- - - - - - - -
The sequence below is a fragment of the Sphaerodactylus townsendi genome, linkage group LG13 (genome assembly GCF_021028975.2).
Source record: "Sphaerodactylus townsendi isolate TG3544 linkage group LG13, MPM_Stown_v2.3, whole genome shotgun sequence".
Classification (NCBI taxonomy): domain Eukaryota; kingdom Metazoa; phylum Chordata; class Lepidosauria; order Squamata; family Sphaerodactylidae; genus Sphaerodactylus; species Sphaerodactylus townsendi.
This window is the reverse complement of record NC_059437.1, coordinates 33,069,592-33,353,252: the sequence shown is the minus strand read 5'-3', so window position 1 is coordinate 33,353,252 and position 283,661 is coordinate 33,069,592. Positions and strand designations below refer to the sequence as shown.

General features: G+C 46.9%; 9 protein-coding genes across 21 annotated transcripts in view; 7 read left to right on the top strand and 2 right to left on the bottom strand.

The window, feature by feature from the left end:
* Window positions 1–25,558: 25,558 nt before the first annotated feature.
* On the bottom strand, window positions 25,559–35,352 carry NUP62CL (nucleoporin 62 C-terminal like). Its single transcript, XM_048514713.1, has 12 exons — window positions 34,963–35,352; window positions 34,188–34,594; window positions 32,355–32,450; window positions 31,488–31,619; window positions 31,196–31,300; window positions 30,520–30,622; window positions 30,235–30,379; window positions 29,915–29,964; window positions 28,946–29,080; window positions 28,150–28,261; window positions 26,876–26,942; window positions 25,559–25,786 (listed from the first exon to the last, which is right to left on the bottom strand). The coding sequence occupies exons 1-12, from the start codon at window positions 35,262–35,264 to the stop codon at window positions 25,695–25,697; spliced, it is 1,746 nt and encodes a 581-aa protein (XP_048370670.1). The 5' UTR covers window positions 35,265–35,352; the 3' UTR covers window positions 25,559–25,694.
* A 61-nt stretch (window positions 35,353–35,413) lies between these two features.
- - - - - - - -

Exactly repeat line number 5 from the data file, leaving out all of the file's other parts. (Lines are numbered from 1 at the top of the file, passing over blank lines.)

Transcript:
General features: G+C 46.9%; 9 protein-coding genes across 21 annotated transcripts in view; 7 read left to right on the top strand and 2 right to left on the bottom strand.